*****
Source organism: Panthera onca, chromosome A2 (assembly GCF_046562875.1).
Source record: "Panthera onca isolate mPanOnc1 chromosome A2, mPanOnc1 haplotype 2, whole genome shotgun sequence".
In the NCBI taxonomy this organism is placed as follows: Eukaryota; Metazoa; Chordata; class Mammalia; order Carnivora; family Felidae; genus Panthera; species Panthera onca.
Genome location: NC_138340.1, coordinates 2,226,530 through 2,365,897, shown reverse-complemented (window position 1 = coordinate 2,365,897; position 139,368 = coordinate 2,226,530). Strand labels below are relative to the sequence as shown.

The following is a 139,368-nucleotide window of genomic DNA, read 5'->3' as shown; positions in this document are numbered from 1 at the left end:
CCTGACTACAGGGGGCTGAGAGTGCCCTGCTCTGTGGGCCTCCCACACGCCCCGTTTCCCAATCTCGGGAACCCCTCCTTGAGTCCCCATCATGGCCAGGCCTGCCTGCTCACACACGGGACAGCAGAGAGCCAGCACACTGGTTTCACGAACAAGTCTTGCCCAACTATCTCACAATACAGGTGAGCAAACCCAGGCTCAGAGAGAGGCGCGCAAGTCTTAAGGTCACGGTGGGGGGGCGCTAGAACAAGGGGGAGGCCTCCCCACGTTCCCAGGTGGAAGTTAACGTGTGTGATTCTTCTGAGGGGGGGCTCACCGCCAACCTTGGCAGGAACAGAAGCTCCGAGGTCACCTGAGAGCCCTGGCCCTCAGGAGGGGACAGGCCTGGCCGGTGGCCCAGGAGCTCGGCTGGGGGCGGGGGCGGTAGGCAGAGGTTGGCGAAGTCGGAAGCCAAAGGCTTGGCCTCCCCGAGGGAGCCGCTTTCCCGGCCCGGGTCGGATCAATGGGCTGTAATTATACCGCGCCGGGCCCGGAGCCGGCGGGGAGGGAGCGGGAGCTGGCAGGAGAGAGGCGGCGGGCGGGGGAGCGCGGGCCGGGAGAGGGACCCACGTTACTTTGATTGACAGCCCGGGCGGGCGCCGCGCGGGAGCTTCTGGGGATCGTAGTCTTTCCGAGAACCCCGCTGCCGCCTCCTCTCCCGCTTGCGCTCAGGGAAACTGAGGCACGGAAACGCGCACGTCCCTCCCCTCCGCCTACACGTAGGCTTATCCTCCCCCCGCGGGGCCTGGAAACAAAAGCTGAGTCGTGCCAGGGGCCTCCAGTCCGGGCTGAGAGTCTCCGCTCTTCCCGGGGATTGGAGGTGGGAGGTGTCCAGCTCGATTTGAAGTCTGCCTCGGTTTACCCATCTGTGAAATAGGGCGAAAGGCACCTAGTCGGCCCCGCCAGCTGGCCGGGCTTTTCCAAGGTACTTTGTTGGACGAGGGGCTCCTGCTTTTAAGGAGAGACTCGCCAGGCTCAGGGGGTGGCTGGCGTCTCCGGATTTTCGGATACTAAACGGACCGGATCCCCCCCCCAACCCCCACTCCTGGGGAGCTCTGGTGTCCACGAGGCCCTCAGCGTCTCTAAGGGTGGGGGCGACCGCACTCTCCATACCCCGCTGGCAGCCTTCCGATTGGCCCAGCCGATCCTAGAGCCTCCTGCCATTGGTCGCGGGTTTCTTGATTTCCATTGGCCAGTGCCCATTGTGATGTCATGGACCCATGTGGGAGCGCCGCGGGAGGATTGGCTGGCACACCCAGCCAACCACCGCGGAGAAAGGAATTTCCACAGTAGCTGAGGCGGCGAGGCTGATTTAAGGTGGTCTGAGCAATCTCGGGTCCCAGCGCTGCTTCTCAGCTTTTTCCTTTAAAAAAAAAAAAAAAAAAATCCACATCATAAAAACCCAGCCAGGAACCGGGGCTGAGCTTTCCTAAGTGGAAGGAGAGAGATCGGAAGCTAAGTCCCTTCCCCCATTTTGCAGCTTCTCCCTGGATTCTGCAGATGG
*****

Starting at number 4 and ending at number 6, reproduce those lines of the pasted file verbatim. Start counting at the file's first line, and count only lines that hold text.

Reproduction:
Genome location: NC_138340.1, coordinates 2,226,530 through 2,365,897, shown reverse-complemented (window position 1 = coordinate 2,365,897; position 139,368 = coordinate 2,226,530). Strand labels below are relative to the sequence as shown.

The following is a 139,368-nucleotide window of genomic DNA, read 5'->3' as shown; positions in this document are numbered from 1 at the left end:
CCTGACTACAGGGGGCTGAGAGTGCCCTGCTCTGTGGGCCTCCCACACGCCCCGTTTCCCAATCTCGGGAACCCCTCCTTGAGTCCCCATCATGGCCAGGCCTGCCTGCTCACACACGGGACAGCAGAGAGCCAGCACACTGGTTTCACGAACAAGTCTTGCCCAACTATCTCACAATACAGGTGAGCAAACCCAGGCTCAGAGAGAGGCGCGCAAGTCTTAAGGTCACGGTGGGGGGGCGCTAGAACAAGGGGGAGGCCTCCCCACGTTCCCAGGTGGAAGTTAACGTGTGTGATTCTTCTGAGGGGGGGCTCACCGCCAACCTTGGCAGGAACAGAAGCTCCGAGGTCACCTGAGAGCCCTGGCCCTCAGGAGGGGACAGGCCTGGCCGGTGGCCCAGGAGCTCGGCTGGGGGCGGGGGCGGTAGGCAGAGGTTGGCGAAGTCGGAAGCCAAAGGCTTGGCCTCCCCGAGGGAGCCGCTTTCCCGGCCCGGGTCGGATCAATGGGCTGTAATTATACCGCGCCGGGCCCGGAGCCGGCGGGGAGGGAGCGGGAGCTGGCAGGAGAGAGGCGGCGGGCGGGGGAGCGCGGGCCGGGAGAGGGACCCACGTTACTTTGATTGACAGCCCGGGCGGGCGCCGCGCGGGAGCTTCTGGGGATCGTAGTCTTTCCGAGAACCCCGCTGCCGCCTCCTCTCCCGCTTGCGCTCAGGGAAACTGAGGCACGGAAACGCGCACGTCCCTCCCCTCCGCCTACACGTAGGCTTATCCTCCCCCCGCGGGGCCTGGAAACAAAAGCTGAGTCGTGCCAGGGGCCTCCAGTCCGGGCTGAGAGTCTCCGCTCTTCCCGGGGATTGGAGGTGGGAGGTGTCCAGCTCGATTTGAAGTCTGCCTCGGTTTACCCATCTGTGAAATAGGGCGAAAGGCACCTAGTCGGCCCCGCCAGCTGGCCGGGCTTTTCCAAGGTACTTTGTTGGACGAGGGGCTCCTGCTTTTAAGGAGAGACTCGCCAGGCTCAGGGGGTGGCTGGCGTCTCCGGATTTTCGGATACTAAACGGACCGGATCCCCCCCCCAACCCCCACTCCTGGGGAGCTCTGGTGTCCACGAGGCCCTCAGCGTCTCTAAGGGTGGGGGCGACCGCACTCTCCATACCCCGCTGGCAGCCTTCCGATTGGCCCAGCCGATCCTAGAGCCTCCTGCCATTGGTCGCGGGTTTCTTGATTTCCATTGGCCAGTGCCCATTGTGATGTCATGGACCCATGTGGGAGCGCCGCGGGAGGATTGGCTGGCACACCCAGCCAACCACCGCGGAGAAAGGAATTTCCACAGTAGCTGAGGCGGCGAGGCTGATTTAAGGTGGTCTGAGCAATCTCGGGTCCCAGCGCTGCTTCTCAGCTTTTTCCTTTAAAAAAAAAAAAAAAAAAATCCACATCATAAAAACCCAGCCAGGAACCGGGGCTGAGCTTTCCTAAGTGGAAGGAGAGAGATCGGAAGCTAAGTCCCTTCCCCCATTTTGCAGCTTCTCCCTGGATTCTGCAGATGG